What are personal guarantees?
Personal guarantees are legal documents used by lenders, landlords, or other business contractors (referred to as “creditors” here for convenience). These legal documents are used as protection in case the primary debtor, usually a corporation, defaults on payments.
Guarantees are frequently used in contracts with small businesses that may not have sufficient assets to use as collateral. Where this risk arises, the creditor may require a personal guarantee from an individual; this individual is usually closely related to the business, e.g. the owner.
At their core, personal guarantees are another form of contract. They will accompany the primary contract – such as a loan, lease, or product distribution agreement. In the guarantee, the individual promises that they will fulfill the requirements of the primary contract, should the business default. These may be unlimited in nature or may have clauses that limit the duration, monetary liability, or both.
Personal guarantees allow creditors to bypass the corporation and collect on a guarantor’s personal assets to satisfy the primary contract. The creditor is entitled to seek payment from the guarantor only as permitted by the personal guarantee. Depending on the wording of the personal guarantee, the creditor may be entitled to payment from the personal guarantor without first enforcing their rights against the business or even warning the guarantor of a default.
Why might the enforcement of personal guarantees be on the rise?
Businesses and individuals are all feeling the financial strain caused by the COVID-19 pandemic, and this includes creditors. Loans, leases, and product distribution agreements are being defaulted on more frequently by those who are indebted to creditors.
Even one default can increase the likelihood of enforcement, but coupled with the fact that creditors are facing their own financial hardships and experiencing more regular defaults, a creditor may be less lenient when faced with a default or suspicion that a business will default.
Where some creditors may offer warnings or pursue their rights against the business first, others may forego such options and immediately pursue their rights against the guarantor. The choice may be wherever the “deepest pocket” lies.
Another likelihood is that businesses will simply not be able to meet their debt obligations under the current circumstances due to COVID-19. We have already seen many businesses permanently close their doors. More may succumb to bankruptcy and insolvency or reorganization proceedings under the Bankruptcy and Insolvency Act (BIA) or the Companies’ Creditors Arrangement Act (CCAA).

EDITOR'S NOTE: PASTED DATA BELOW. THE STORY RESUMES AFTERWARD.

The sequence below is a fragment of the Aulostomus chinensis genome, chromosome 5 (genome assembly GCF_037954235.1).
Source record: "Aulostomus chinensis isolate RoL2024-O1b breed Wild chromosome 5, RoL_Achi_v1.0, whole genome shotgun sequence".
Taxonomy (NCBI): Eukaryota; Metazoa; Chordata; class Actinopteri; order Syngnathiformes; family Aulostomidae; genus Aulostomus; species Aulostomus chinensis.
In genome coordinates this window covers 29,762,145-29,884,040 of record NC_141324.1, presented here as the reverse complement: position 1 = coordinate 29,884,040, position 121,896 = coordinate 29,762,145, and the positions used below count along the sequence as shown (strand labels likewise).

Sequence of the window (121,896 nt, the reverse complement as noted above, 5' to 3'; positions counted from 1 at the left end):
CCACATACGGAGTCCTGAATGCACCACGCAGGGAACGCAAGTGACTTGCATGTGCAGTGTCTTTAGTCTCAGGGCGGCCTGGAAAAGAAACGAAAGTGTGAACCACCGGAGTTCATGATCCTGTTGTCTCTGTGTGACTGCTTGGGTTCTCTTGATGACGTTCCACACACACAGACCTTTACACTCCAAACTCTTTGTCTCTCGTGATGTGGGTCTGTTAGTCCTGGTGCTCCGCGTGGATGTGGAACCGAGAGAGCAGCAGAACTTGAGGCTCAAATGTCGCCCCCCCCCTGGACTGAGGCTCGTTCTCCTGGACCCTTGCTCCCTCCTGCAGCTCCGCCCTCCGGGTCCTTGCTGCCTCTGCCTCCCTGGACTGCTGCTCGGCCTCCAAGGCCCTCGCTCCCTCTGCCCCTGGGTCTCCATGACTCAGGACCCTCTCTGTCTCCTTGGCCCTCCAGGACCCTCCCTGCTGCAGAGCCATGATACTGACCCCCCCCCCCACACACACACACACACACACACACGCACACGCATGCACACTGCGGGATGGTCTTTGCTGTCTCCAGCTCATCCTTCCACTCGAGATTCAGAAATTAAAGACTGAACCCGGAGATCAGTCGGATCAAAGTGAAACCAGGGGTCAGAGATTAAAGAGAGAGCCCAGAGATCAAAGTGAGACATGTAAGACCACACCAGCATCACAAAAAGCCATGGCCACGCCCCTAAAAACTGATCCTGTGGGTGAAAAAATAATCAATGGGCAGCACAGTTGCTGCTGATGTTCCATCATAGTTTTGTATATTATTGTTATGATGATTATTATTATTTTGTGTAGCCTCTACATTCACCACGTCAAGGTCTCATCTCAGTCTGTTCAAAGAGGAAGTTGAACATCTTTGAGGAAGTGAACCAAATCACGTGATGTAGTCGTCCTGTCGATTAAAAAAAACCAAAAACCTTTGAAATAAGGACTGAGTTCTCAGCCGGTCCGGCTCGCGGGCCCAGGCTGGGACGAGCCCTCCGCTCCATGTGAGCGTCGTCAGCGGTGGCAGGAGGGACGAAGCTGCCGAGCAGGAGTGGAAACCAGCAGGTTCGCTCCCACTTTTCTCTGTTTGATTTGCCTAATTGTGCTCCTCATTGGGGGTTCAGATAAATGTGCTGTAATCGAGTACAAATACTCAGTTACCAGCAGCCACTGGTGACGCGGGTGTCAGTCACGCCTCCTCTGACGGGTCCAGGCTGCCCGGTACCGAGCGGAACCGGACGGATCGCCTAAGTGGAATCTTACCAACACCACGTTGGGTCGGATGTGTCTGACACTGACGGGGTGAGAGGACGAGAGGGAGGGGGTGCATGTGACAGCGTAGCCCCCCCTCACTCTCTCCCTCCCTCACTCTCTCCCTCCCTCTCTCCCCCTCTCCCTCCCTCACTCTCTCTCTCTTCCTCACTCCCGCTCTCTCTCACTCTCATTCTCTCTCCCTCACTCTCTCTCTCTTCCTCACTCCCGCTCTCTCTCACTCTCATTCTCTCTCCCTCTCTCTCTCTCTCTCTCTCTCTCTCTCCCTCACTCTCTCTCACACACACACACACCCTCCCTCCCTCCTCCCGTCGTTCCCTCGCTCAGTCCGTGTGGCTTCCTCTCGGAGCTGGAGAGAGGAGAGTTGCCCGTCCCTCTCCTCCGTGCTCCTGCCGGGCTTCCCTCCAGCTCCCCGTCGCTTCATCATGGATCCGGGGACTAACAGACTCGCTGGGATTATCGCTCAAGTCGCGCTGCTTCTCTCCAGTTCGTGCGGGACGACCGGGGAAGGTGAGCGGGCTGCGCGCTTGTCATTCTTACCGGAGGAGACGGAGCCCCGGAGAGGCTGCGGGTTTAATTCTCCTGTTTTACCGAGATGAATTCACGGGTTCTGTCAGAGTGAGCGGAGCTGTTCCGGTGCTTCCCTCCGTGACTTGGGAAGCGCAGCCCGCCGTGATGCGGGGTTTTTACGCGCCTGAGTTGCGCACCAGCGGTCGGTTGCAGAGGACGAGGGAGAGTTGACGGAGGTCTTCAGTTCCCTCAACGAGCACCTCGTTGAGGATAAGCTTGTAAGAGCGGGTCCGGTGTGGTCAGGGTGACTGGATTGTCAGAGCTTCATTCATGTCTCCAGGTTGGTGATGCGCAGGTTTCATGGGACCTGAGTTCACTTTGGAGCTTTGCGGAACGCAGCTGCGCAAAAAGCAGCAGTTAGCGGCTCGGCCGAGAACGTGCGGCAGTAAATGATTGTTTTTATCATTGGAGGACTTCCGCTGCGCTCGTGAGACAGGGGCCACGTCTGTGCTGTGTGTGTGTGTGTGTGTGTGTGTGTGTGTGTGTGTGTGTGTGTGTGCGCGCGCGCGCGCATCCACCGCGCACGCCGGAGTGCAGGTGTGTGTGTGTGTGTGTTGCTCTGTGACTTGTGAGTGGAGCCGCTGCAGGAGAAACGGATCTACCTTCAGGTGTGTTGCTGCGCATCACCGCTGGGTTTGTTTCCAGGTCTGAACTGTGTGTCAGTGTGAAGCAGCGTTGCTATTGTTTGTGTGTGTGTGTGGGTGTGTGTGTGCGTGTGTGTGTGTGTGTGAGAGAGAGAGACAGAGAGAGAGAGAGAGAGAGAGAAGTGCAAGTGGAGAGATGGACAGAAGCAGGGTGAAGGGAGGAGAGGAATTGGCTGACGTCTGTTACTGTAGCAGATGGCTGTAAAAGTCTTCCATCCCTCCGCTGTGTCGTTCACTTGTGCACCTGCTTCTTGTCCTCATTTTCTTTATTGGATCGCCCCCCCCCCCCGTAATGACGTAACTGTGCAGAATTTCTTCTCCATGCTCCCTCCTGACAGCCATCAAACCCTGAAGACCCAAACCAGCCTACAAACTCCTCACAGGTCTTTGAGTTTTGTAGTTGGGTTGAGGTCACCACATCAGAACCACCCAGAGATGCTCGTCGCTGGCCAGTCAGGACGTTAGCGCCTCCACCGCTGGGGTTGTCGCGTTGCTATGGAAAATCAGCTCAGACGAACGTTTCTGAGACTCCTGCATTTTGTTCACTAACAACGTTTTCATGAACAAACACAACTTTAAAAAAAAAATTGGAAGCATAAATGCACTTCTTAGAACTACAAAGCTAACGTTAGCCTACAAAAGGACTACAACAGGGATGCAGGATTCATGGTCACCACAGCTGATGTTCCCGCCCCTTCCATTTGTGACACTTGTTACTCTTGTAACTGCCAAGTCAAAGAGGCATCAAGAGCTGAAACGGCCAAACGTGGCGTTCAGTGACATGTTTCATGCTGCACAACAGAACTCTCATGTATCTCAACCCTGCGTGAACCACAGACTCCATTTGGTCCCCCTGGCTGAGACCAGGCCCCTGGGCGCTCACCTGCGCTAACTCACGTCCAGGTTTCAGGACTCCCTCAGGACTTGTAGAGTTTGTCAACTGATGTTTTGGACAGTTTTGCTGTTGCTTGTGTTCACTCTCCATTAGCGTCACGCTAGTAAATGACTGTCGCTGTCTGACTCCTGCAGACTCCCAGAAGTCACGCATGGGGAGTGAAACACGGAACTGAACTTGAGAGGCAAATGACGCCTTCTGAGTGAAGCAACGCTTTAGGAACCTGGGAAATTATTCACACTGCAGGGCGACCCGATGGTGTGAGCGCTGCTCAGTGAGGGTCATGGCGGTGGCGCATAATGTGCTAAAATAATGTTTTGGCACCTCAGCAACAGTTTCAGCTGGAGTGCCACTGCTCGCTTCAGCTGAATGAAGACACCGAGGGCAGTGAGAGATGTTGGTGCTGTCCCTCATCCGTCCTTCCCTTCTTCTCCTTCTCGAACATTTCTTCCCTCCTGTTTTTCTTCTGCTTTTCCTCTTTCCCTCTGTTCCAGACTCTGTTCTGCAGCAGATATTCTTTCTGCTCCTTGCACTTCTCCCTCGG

As creditors have fewer options to recover through the primary contract, the personal guarantee may ensure the creditors’ interests are protected, even where bankruptcy and insolvency proceedings for the business have been implemented.
Can guarantors protect themselves?
Guarantors can protect their assets in two ways: fight or flight.
Fight: the guarantor defends against the enforcement of the personal guarantee
There are several ways in which the enforcement of a personal guarantee can be defended through statutory and common law. As the personal guarantee is a type of contract, the usual contract law defences apply, including:
- There was the absence of proper offer and acceptance
- Consideration has not been provided in creating the contract; and
- There was incapacity to enter into the contract
Defences may also arise based on the creditor’s actions or inactions, including where there has been a material change to the primary contract, and where the creditor decides to realize on the business’ assets but has done this in a manner that is not commercially reasonable.
It is important to note that most standard personal guarantees will require the guarantor to waive any defences that exist under the common law. Each personal guarantee and the circumstances that surround its enforcement will need to be reviewed to determine whether a viable defence exists.
Flight: the guarantor makes themselves creditor-proof. Another tactic a guarantor can employ is to protect their assets from the enforcement of a personal guarantee, commonly known as “creditor-proofing”. That is, even if a creditor is successful in obtaining a judgement on a guarantee, the creditor needs to find the assets of the guarantor. Some actions can place assets out of the reach of the creditor, including:
- Ensuring that title to an asset is not in the guarantor’s name or transferring title of the asset into the name of a spouse or adult child
- Creating an inter vivos trust
- Purchasing certain investment and retirement products that are exempt from enforcement proceedings
The points above come with a significant caveat: a guarantor will need to consider the possibility that, should a personal guarantee result in their own bankruptcy and insolvency proceedings, creditor-proofing actions may be reviewable and voidable. In some instances, the Court has set aside these creditor proofing transactions if they occurred within three years of the enforcement of the guarantee.
Personal guarantees are a risk to individual guarantors. The effects of the COVID-19 pandemic may result in a marked increase in the enforcement of these documents. It will be important for both creditors and guarantors to know their rights and risks.
Please reach out to one of our business law lawyers at SV Law who can help you through this and other business-related concerns surrounding the COVID-19 pandemic.
The content of this article is intended to provide a general guide to the subject matter and is not legal advice. Specialist advice should be sought regarding your specific circumstance.